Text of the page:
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The amino acid alchemists: Exploring Arkeon’s breakthrough biotechnology [Interview]

Article-The amino acid alchemists: Exploring Arkeon’s breakthrough biotechnology [Interview]

© Arkeon Arkeon’s Executive team (left to right): Justin Smith (CTO), Dr Simon Rittmann (co-founder and chief scientist), Michael Mitsakos (co-founder and president), Dr Jörg Hackenbuchner (CCO), and Dr Gregor Tegl (co-founder and CEO)..
Pictured: Arkeon’s Executive team (left to right): Justin Smith (CTO), Dr Simon Rittmann (co-founder and chief scientist), Michael Mitsakos (co-founder and president), Dr Jörg Hackenbuchner (CCO), and Dr Gregor Tegl (co-founder and CEO).
Austrian biotech startup Arkeon has harnessed its considerable expertise in microbiology and gas fermentation to pioneer a process that transforms industrial CO2 into all 20 essential amino acids – and has created an entirely new regenerative food-production system in so doing.

Highly resilient, single-celled micro-organisms known as ‘archaea’ existed on Earth as far back as 3.8 billion years ago. Yet these ancient microbes could play an important role in creating the carbon-negative alternative proteins that will be crucial to our future on this planet – through boosting food security, but also by actively driving down emissions.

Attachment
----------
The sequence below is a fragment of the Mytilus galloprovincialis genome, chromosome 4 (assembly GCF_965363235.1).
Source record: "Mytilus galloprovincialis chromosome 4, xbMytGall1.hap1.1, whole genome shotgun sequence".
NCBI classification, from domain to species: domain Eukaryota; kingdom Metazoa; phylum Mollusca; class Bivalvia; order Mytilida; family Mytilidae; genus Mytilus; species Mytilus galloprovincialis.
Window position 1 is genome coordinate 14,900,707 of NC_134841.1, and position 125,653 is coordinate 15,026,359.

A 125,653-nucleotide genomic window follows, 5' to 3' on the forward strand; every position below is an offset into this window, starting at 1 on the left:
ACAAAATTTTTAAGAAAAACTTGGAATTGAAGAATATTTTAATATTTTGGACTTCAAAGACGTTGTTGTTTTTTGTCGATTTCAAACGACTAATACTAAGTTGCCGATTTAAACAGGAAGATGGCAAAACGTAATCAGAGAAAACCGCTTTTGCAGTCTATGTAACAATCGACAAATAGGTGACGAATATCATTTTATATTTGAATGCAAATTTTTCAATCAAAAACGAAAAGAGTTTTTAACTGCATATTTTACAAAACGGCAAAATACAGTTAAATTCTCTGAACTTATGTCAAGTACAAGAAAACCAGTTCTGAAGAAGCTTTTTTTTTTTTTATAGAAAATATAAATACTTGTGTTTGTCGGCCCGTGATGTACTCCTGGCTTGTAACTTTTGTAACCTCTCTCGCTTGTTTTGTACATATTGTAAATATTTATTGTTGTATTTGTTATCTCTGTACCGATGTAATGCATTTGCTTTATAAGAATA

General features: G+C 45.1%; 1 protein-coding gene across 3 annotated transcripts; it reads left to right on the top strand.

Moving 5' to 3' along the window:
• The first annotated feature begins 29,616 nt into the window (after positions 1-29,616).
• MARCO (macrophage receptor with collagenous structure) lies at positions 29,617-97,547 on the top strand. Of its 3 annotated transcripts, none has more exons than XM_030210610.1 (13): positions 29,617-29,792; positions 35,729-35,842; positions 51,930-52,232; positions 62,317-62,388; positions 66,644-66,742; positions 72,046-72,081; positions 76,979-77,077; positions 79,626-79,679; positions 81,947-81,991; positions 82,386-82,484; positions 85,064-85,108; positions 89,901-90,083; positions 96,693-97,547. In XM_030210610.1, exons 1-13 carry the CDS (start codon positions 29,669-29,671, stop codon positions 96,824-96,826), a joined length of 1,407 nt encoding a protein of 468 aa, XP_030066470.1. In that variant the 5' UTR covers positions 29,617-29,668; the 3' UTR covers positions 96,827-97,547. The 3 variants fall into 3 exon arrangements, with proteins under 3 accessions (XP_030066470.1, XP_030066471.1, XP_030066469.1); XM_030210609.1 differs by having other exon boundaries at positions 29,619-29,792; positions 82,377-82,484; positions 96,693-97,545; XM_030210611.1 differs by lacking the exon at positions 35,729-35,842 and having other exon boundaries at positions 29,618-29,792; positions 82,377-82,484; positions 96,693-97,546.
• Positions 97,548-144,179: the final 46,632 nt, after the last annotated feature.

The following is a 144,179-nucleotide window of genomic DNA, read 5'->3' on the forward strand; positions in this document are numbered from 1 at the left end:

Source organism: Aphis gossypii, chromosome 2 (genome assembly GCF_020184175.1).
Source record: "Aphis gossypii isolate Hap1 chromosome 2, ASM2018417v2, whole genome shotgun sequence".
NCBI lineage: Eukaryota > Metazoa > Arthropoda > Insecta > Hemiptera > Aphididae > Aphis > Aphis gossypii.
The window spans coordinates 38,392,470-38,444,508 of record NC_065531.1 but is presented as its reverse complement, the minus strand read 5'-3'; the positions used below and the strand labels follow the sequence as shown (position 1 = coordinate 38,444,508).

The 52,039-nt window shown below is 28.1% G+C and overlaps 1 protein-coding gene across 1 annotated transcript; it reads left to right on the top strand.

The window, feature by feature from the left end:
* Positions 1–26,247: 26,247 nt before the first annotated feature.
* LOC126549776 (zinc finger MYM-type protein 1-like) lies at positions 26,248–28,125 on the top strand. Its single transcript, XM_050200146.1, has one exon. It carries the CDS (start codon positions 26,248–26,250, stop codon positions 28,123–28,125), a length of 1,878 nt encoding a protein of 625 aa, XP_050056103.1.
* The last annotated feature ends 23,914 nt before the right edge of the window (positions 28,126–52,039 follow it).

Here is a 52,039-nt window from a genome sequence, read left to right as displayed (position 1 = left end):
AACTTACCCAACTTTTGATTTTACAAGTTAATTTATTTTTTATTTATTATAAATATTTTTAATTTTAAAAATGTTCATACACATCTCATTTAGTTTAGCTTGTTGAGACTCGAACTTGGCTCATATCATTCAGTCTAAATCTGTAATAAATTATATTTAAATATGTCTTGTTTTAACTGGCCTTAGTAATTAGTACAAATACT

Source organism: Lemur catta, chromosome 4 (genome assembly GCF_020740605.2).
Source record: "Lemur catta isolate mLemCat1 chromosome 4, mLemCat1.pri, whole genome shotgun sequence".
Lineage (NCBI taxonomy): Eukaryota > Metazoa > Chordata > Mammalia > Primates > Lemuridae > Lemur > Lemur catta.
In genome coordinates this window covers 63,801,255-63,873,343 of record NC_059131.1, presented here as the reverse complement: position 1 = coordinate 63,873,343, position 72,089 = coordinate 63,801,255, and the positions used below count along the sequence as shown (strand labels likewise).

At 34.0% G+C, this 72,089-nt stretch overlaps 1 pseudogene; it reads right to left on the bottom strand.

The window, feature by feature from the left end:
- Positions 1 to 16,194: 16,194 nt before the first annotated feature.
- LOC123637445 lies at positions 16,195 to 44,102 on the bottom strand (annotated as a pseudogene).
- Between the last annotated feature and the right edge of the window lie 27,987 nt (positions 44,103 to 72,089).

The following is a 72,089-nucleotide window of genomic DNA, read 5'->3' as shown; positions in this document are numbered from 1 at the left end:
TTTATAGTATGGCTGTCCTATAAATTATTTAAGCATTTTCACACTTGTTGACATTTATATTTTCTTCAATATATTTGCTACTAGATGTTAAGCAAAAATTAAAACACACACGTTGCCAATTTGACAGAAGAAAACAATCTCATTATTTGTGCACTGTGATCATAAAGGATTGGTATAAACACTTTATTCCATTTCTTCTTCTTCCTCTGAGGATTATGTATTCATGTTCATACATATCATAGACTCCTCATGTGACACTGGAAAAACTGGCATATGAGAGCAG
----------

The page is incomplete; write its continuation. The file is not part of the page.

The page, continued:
With technological foundations based on over a decade’s research by co-founders Dr Simon Rittmann, Dr Guenther Bochmann, and Dr Gregor Tegl, Arkeon established its pilot production plant just last year. Located at Vienna’s Seestadt Innovation Hub, the company’s facility is equipped with a 150-litre bioreactor. The biotech pioneer is currently advancing scale-up plans for its proprietary process based on gas fermentation with archaea as a combined technology, as a route to producing all 20 amino acids at commercial scale.

Fi Global Insights learns more from Michael Mitsakos, Arkeon’s co-founder and president, about the firm’s proprietary archaea-based technology, and the decarbonisation potential its innovative carbon capture and utilisation (CCU) process heralds for industries far beyond the realm of food.

What is the core mission driving Arkeon’s endeavours as a business?